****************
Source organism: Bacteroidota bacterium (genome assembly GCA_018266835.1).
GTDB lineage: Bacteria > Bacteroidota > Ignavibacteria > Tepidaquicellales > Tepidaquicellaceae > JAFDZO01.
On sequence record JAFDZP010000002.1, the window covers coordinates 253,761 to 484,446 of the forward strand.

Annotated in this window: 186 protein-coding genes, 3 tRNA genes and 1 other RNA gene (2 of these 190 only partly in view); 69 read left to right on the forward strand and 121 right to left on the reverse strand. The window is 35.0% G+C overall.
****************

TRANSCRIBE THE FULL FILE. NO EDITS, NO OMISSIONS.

Source organism: Bacteroidota bacterium (genome assembly GCA_018266835.1).
GTDB lineage: Bacteria > Bacteroidota > Ignavibacteria > Tepidaquicellales > Tepidaquicellaceae > JAFDZO01.
On sequence record JAFDZP010000002.1, the window covers coordinates 253,761 to 484,446 of the forward strand.

Annotated in this window: 186 protein-coding genes, 3 tRNA genes and 1 other RNA gene (2 of these 190 only partly in view); 69 read left to right on the forward strand and 121 right to left on the reverse strand. The window is 35.0% G+C overall.